But, from then on, a brilliant script. Not a scene or line wasted. And the effect of such sustained, cumulative, relentless re-iteration of the same disquieting concepts is extraordinary. The invention – and the eventual explanation – is also phenomenal. But there are so many spooky things in this film; the fly, the scribbled-out drawings, the blurred photos, the phone calls, the water... plus everything in that freaky video. Always found them unnerving; you’ll go into a darkened room in the Tate Gallery where you’ll see a montage of badly-shot cod-surrealist nonsense you wouldn’t give five seconds if it was on the telly.

So many spooky things, but all tied together beautifully. Like all great ghost stories, it’s not about jets of blood or shock tactics but about burrowing away into the firmament of suppressed anxieties; of finding yourself in a universe working by another set of malicious, arbitrary and unknowable rules. That’s what’s really scary.

Monday, 27 April 2009

I Don't Want To Go To Chelsea

Now that my Doctor Who adventure, Hothouse, has been released both as a download and is available on CD, I thought it might be fun to present the synopsis of the original idea. Until I re-read this synopsis, I’d forgotten that it started out as a story for the sixth Doctor, travelling without a companion. The title had been given to me, and is possibly why the end result turned out to be a little bit... well, you’ll see. But what’s interesting about it, for me at least, and the reason why I’ve waited until Hothouse was released before posting it, is because in terms of plot structure, the two stories are approximately the same, so please don’t read this if you’ve not heard Hothouse spoiler warning!

Anyway, this story was rejected for being too much of a broad comedy, and I was told to go away and come up with something more serious, and more of a direct sequel to The Seeds Of Doom – whilst keeping all of the good bits from this storyline. I think, in retrospect, this was absolutely the right decision – goodness knows what people would have made of the following nonsense...

(One other point of trivia. The Doctor's 'companion' in this story is called Keeley, as I had Keeley Hawes character from Spooks in mind. The character who plays a similar role in Hothouse is called Hazel. Because somebody - I think it was Barnaby Edwards - suggested she should have a name that was also a type of plant. Ten points to the first reader who can deduce what mental process led me from Keeley to Hazel...)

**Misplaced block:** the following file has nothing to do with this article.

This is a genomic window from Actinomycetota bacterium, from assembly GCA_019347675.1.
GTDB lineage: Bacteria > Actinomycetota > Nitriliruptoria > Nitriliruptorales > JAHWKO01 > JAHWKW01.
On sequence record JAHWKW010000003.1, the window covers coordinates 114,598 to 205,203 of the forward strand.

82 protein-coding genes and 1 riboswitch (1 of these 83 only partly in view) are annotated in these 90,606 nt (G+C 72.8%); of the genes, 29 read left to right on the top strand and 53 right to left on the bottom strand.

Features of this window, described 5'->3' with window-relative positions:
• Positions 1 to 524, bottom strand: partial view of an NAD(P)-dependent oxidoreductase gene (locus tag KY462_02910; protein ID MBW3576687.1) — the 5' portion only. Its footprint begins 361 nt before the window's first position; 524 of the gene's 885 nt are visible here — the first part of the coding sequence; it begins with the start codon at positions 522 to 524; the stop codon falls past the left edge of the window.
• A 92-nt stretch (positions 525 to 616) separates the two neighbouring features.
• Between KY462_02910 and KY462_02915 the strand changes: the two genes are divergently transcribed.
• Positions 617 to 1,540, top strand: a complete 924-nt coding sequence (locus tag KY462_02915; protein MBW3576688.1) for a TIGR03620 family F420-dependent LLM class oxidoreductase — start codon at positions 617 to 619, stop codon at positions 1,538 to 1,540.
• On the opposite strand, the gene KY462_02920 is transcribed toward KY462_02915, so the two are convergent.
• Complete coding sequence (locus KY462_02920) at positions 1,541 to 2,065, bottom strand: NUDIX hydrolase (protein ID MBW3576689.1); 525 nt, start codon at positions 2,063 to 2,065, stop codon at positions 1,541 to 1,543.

50-minute subscriber special

Synopsis draft 21 November 2007

We open with an excerpt from a TV show – Hector Mandelbaum’s In Pursuit Of Flavour. Hector Mandelbaum is the world’s greatest vegetarian chef, famous for his ‘Molecular Cuisine’ approach to cooking, which involves a vat of liquid nitrogen, blow-torches, a particle accelerator, an MRI scanner and an array of other hi-tech equipment. He is also famous for his ability to make one vegetable taste of another i.e. his legendary tomato peas.

This takes us to Hector’s restaurant, the world famous ‘Chubby Carrot’ in Chelsea, London. Busy at work in his laboratory, Hector is informed by the head waitress, Marianne, that there is a critic in the restaurant.

This food critic turns out to be the sixth Doctor. He, and the other patrons, are waiting in the dining room for the first course of Hector’s new veggie menu.

The waitresses bring out the Starters and lift the serving dish lids to reveal… Krynoid pods. Open, steaming, covered in cranberry sauce and ready to eat.

Recognising the pods, the Doctor tries to warn the other customers – these things are lethal! The other customers disagree - they are delicious! And totally harmless as the ‘stings’ have been removed. The Doctor asks for a doggy bag for his ‘pod’ as he’s suddenly lost his appetite. Particularly when the main course arrives – slices of roast Krynoid tendril in a white wine sauce.

We cut to the Doctor dissecting the pod, back at the World Ecology Bureau, with WEB scientific advisor Doctor Keeley Bright. The Doctor, we learn, had been called in to investigate the restaurant after the WEB grew suspicious after sighting a Krynoid pod in a TV programme about Hector discussing his never-ending search for new and exotic flavours. (We hear an excerpt of this).